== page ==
When a pharmacist sued for unpaid overtime, he also added an "emotional distress" claim, saying the company's failure to pay overtime caused him to resign. The court didn't buy it, saying the threshold to prove emotional distress is based on the employer's conduct during the firing. That conduct must be "humiliating, extreme or outrageous." The court also chastised the plaintiff for waiting more than five years to take action on his overtime concerns. Bottom line: Employee claims of infliction of emotional distress are real and fairly frequent, but courts will enforce a very high threshold to prove them. (Walsh v. Walgreen Eastern Co. Inc., No. 3:03CV1609, D. Conn., 2004)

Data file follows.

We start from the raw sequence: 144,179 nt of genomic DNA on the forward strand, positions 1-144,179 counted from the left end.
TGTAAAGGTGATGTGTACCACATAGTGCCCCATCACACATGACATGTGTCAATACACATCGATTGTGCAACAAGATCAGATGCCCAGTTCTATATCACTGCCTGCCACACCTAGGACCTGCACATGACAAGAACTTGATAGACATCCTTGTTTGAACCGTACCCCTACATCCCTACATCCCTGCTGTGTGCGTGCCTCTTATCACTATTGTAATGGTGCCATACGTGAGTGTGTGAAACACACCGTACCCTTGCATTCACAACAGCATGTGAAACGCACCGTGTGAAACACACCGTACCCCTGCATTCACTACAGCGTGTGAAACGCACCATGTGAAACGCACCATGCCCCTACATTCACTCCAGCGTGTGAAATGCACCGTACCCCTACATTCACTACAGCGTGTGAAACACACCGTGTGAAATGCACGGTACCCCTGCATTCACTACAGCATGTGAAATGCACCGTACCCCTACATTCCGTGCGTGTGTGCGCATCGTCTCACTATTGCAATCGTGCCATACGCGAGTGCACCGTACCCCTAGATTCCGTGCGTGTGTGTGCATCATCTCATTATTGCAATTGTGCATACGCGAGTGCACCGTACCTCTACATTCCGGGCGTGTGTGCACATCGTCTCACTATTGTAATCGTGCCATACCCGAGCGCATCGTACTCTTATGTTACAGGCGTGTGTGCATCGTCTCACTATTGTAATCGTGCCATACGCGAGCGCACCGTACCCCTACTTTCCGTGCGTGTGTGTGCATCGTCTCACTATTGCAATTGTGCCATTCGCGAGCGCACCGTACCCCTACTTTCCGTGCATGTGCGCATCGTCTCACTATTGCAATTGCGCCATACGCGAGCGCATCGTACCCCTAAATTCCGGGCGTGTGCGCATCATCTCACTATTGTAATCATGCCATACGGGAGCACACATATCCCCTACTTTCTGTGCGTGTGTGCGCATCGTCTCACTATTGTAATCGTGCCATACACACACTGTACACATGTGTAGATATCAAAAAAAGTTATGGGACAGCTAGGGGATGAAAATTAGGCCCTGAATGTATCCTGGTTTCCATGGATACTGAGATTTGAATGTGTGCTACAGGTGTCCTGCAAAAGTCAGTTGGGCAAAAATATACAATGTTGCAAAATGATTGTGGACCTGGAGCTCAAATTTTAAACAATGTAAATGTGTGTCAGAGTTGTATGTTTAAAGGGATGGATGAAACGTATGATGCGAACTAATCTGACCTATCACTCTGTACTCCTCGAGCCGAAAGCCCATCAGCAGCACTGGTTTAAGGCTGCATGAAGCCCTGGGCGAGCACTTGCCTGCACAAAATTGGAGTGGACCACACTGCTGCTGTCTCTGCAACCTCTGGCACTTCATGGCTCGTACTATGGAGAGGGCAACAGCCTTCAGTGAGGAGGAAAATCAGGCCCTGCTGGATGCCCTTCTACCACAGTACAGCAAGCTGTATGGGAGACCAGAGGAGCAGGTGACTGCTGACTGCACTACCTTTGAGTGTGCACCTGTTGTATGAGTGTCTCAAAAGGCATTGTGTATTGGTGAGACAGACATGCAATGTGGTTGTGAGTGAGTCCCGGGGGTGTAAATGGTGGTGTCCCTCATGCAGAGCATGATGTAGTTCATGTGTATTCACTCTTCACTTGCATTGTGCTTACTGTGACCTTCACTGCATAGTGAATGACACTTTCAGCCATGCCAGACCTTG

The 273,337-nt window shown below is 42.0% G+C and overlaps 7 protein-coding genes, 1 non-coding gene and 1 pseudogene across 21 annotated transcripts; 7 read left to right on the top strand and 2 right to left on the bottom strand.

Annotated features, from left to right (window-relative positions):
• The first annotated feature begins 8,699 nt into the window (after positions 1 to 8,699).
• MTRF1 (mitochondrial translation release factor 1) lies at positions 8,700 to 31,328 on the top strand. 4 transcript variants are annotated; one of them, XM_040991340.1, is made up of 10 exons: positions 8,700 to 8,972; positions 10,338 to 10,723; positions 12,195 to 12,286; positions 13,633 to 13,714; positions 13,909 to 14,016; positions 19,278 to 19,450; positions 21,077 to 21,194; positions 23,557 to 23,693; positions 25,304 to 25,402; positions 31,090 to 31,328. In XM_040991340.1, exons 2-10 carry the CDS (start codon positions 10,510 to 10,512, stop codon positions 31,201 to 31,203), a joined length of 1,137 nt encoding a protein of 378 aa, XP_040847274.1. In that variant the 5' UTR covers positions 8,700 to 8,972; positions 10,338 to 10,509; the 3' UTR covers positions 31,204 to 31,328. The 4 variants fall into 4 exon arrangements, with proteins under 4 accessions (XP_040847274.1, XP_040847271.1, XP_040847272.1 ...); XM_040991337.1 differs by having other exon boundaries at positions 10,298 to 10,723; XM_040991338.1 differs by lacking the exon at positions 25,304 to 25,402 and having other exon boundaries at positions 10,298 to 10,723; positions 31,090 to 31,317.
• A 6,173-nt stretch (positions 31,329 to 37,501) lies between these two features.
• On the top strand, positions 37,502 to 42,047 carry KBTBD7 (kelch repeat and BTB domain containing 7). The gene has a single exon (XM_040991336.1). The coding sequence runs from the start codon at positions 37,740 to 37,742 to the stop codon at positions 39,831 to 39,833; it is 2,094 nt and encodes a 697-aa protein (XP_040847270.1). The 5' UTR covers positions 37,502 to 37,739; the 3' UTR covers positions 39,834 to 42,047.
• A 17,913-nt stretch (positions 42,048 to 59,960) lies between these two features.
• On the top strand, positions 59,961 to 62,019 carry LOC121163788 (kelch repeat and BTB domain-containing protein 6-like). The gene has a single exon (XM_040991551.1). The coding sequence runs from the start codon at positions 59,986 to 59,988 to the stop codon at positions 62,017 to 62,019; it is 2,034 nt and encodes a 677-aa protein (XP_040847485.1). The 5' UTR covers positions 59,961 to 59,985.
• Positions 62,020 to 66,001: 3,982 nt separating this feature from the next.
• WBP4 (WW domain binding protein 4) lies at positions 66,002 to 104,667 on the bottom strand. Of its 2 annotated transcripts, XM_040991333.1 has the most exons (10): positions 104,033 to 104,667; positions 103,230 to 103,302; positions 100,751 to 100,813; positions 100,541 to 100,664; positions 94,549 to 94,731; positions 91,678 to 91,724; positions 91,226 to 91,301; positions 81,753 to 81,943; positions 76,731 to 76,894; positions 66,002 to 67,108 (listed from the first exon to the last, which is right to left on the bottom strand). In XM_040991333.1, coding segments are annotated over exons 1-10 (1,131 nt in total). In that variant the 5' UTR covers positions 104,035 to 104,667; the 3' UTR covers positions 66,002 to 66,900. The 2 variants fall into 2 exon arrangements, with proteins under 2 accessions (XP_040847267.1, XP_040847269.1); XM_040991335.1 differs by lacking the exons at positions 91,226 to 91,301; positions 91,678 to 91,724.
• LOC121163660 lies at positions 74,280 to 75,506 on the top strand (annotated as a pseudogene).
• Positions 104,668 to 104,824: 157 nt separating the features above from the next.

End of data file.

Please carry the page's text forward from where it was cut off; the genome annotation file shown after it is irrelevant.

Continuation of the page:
- How to Fire an Employee the Legal Way: 6 Termination Guidelines
- Beware bigger penalties for wage-and-hour claims under N.J. whistle-blower law
- Certain you had a good reason for firing? Don't agonize over decision--or fear a bias suit
- What are the basics of retaliation liability?
- Hyundai Ideal Electric faces pay bias suit